The sadness


Sadness (Photo credit: Wikipedia)

The sadness washed over her again. She was feeling alone even though there were tons of people around her. What was she going to do? Why did she get like this? Ever since she was little there was no control over when it would happen. How could she do it all the time and never know when the feeling was going to come over her again?

When you tell stories because the truth is too difficult to speak is surely when you know you’re in a little bit more than a bind. The lack of truth builds towards greater stockpiles of lies as life goes on. You wonder what is happening, why your mouth moves the way it does when the stuff comes out of it that does. Where is there a place where what you feel and what you speak are the same?

There is a saying about things being consistent with something. That is, for example, someone’s actions not being consistent with integrity; like a politician who says one thing, does another and feels completely alright living in these disagreeing worlds.

Alone is something many of us could do. For her, alone was easy compared to the overwhelming sadness. She could control the alone part. Sadness she had no control over. It would just come, visit, stay awhile, as long as it liked. When she was younger she played guitar alone, strumming silently in her room. Her mother would wonder why the music she played was so sad. She never thought it was sad. It was just appropriate to her. The guitar said what it wanted. The loneliness of the guitar was different than the sadness in that while she was playing it, while she was experiencing its friendship, she knew the visit would only be temporary. The sadness came and stayed for days—alternating its bouts of intensity.

People would think she had everything: nice home, nice car, nice job, nice boyfriend. Everything was nice. Why and how could she be so sad at times? Her favorite word was inconsolable. She often told her friends when the sadness was choking her speech, “I’ll catch up with you in a few days. I just want to be alone right now.”

Being alone was her best chance at slaying the sadness. She took its continually showing up, no matter what good was going on in her life, as a kind of challenge to her soul. When she was alone with it, the sadness was not as formidable. It was only when she was in a crowd, with friends, family, that the sadness could make her into something she wasn’t—which was a joiner.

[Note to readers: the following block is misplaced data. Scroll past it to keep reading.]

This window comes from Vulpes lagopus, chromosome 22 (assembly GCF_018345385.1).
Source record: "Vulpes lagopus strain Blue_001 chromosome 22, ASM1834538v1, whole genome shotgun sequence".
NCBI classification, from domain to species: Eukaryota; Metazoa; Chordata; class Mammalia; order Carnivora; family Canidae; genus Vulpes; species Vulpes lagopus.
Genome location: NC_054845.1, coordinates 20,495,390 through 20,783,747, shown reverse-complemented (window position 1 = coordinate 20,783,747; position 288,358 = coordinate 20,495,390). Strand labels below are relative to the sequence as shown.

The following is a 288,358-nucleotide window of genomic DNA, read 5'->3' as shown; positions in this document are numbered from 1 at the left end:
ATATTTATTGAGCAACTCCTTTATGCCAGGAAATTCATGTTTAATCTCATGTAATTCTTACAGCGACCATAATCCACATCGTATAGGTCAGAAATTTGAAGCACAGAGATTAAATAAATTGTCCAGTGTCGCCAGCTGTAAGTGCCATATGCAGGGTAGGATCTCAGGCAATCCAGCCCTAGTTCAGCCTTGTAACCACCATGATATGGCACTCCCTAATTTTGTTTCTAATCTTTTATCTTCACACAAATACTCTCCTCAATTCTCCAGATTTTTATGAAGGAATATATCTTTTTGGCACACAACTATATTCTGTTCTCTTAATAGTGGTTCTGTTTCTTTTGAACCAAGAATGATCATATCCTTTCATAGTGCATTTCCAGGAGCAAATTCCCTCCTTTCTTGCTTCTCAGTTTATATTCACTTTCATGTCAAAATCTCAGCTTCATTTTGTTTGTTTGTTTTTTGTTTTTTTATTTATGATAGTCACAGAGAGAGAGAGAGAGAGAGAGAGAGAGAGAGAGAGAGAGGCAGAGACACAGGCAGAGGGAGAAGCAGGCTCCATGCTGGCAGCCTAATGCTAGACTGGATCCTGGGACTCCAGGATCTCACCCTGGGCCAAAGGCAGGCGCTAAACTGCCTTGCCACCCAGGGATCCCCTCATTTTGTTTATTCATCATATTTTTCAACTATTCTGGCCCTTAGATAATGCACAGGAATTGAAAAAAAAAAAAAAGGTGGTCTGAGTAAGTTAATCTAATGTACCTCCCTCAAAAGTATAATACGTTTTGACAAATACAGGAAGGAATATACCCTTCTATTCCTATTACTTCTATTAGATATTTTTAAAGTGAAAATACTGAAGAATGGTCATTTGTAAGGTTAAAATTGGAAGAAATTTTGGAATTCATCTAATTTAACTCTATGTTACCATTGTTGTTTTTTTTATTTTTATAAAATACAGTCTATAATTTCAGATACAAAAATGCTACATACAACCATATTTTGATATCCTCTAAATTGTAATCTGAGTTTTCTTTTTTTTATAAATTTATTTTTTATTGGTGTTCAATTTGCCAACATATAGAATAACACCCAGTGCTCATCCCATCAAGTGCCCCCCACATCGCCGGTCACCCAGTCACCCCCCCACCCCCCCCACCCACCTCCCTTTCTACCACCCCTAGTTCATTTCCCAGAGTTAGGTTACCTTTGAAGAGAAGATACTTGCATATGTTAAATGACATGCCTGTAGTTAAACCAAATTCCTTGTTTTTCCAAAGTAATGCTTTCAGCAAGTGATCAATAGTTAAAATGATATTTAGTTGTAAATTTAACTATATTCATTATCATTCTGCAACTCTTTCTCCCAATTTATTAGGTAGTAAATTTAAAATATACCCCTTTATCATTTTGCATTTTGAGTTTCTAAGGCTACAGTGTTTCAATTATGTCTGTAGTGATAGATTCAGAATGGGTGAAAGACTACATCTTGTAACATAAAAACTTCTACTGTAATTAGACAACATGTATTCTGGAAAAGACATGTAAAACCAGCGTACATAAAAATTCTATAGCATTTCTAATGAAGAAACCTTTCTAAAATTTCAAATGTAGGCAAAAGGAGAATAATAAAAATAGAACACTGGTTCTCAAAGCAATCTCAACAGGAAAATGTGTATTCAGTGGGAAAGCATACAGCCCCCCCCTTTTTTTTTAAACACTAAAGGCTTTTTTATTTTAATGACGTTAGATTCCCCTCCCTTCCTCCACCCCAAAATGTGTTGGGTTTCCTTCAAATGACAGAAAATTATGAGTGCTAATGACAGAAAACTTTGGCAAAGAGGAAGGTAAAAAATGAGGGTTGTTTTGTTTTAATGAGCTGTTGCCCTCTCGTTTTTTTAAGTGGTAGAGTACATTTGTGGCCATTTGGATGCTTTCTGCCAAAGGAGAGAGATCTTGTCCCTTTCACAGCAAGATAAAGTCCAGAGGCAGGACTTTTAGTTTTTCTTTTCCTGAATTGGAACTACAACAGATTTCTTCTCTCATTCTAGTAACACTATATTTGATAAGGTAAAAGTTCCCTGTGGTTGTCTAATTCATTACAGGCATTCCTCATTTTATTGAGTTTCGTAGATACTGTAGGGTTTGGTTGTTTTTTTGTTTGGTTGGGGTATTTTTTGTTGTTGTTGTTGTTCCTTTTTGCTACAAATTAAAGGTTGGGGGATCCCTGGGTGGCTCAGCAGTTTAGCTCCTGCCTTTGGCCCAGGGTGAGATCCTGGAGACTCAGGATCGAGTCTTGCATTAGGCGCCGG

She liked routine as most Homo sapiens do. Routine helped get her through things like a full-time job, that while making her comfortable financially, was something she was loath to engage happily in each day without at least the safe boredom of regular routine. Her trip to and from work was a sanctuary in that she held out hope she would be snatched out of the car by aliens some day on the way in. Not because she wanted to be kidnapped by aliens, but because it would be something that would keep her out of work as well as out of sadness. Surely the aliens would have all manner of distractions for her to enjoy while in their captivity.

The sadness was curious to her more than anything at this point in her life. It led to great bouts of creativity. She would write poems, lyrics to songs yet to be finished, play guitar pieces she had never been able to play, while in its clutches. Sadness was something not to deflect, not to medicate, but to let consume her. The quicker she succumbed to its wishes, the sooner its episodes would pass.

The blues was a lighter adjective for the sadness. She could not be delivered from the sadness with pills no sooner than she could the blues. Full blown depression was something that needed pills. Antidepressants were what were needed for depression. They didn’t have anti-sadness pills. Perhaps anti-sadness salve consisted of ice cream consumption, she thought (after consuming a half-gallon of ice cream and feeling not so bad afterwards—farting and belching as she lay down to sleep).

Portrait of Henry Ford (ca. 1919)

Portrait of Henry Ford (ca. 1919) (Photo credit: Wikipedia)

She often thought reputations were for inanimate objects and not for people. Reputations were never a barometer or assuredness of quality, especially when it came to purchases. To some people Ford makes good cars, so to these people, she thought, Ford had a good reputation as an automobile manufacturer. People are human, she thought, so reputations could take years to build and moments to sully. Just because Ford produced an occasional lemon did not matter to those consumers who thought the auto maker had a good reputation, she reasoned. It was unfair that people should have reputations. When a human has a lemon, whether it’s a thought, a failure, a recommendation gone the wrong way, a personal service that leaves something to be desired on any given occasion, suddenly, and ridiculously, good reputations are no longer.

She hated when people would say, “The world’s not fair.” Why would anyone want to reside in a world where things could be so cruel? Why wouldn’t everyone just cease to live in places like this? Certainly fairness can be subjective but for everyone to think unfairness is the inherent nature of the planet was just demeaning to the species, she thought, and not somewhere she could enjoy taking up permanent residence.

If the world is not fair how come everyone is mortal and one day ceases to live?; doesn’t get much fairer than that. The sadness, her temporary death, the respite from happiness she is supposed to enjoy more often than not, the unfair (or is it fair?) reminder that her fate in this regard will be no different than anyone else’s.

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